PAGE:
b. 1619, Milano, d. 1703, Milano
was an Italian painter of the Baroque period, active mainly in Milan, Brescia, and Cremona. Born in San Gimignano. He was the brother of the painter Carlo Francesco Nuvolone and son and pupil of Panfilo. He painted St Dominic resurrecting the dead for the church of San Domenico in Cremona. Related Paintings of Giuseppe Nuvolone :. | Note | The Arab Tale Teller | Tomb of Gregory XIII | Harem Scene | Egalite |
Related Artists:The Brunswick Monogrammist
active in Antwerp
1588 - 1629Thomas Uwins
English Painter, 1782-1857
English painter and illustrator. He was apprenticed to the line-engraver Benjamin Smith (d 1833) in 1797, but his greater interest in portrait painting led him to take life classes at the Royal Academy, London; he exhibited portraits there from 1799. Versatile and industrious, he painted miniature likenesses, taught drawing, designed and engraved illustrations for books in French, Portuguese and English, and wrote for and illustrated Rudolph Ackermann's Repository. His half-a-crown watercolours, known as 'pretty faces', were particularly popular, and he found employment as an assiduous copyist. In 1809 he was elected to the Society of Painters in Water-Colours and for the next nine years exhibited careful and colourful images of the countryside that provided views of the year's harvest. In 1817 Uwins travelled to France to record the Burgundian grape harvest, identifying the labour force more obviously as peasants than their English counterparts. In debt, he moved in 1820 to Edinburgh, where he illustrated books by Walter Scott and painted portraits. In 1824, his debt paid, he left for Italy, where he spent seven years; he sent highly valued copies of Italian works back to England (to Thomas Lawrence among others) and made studies of life in and around Rome and Naples, from which his later successes at the Royal Academy derived. An immodest Protestant, Uwins deplored but revelled in the 'polluted streams' of Catholic Italy, and provided London with oils renowned for their clarity and colour. A Neapolitan Saint Manufactory (exh. RA 1832; Leicester, Mus. & A.G.) shows monks haggling, women gazing and children playing amid carved and painted icons. Gideon Jacques Denny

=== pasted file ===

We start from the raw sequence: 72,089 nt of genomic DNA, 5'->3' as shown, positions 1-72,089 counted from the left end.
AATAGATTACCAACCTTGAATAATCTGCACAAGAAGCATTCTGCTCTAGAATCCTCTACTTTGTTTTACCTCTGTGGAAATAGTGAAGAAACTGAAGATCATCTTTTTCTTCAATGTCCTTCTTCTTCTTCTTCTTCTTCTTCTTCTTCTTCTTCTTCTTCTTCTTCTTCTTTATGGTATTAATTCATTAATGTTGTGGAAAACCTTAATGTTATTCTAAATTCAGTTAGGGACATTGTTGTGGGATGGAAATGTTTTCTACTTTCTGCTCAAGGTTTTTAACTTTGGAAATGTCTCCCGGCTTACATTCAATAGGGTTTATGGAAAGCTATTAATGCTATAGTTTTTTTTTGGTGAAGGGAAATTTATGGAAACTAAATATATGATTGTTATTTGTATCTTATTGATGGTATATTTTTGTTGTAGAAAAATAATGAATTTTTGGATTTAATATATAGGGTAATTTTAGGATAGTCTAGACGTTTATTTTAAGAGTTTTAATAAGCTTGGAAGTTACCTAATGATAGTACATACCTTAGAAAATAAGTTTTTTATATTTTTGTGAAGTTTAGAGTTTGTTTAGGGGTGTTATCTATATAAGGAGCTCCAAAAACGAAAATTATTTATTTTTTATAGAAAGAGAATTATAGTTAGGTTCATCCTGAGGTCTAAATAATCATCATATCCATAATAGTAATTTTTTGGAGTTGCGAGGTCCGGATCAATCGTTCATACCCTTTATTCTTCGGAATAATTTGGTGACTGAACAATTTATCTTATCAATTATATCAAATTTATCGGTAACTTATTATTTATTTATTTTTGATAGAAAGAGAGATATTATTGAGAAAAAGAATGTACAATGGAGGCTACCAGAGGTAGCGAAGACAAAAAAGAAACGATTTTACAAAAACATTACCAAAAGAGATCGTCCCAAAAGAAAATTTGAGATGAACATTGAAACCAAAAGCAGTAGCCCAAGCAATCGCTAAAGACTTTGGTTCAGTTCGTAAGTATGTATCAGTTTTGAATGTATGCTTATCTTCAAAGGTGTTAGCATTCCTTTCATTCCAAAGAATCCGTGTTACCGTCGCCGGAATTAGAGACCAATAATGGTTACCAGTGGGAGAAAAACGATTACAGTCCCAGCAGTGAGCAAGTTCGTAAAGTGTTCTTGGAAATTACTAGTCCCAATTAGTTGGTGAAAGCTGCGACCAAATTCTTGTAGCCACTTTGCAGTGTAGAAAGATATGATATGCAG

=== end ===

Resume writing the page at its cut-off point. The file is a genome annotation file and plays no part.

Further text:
(1830-1886) was a marine artist who was born in Wilmington, Delaware on July 15, 1830. As a young man, he worked on ships in the Chesapeake Bay. He traveled to California in 1849 with the Gold Rush. He worked as a teamster on the San Francisco docks and was a member of the San Francisco Committee of Vigilance. After two years in California, he moved to Milwaukee, where he studied painting with Samuel Marsden Brookes. After six years of study in Milwaukee, Denny returned to San Francisco and established a studio on Bush Street. In 1862, Brooks moved to San Francisco and shared a studio with Denny. In 1868, Denny spent two months in Hawaii visiting several islands. He is also known to have visited Canada and South America. Denny died of malaria in Cambria, California on Oct. 7, 1886.
The Berkeley Art Museum and Pacific Film Archive, the Bishop Museum (Honolulu), the Crocker Art Museum (Sacramento, California), the Fine Arts Museums of San Francisco, Monterey Peninsula Museum of Art, and the Oakland Museum of California are among the public collections holding works by Gideon Jacques Denny.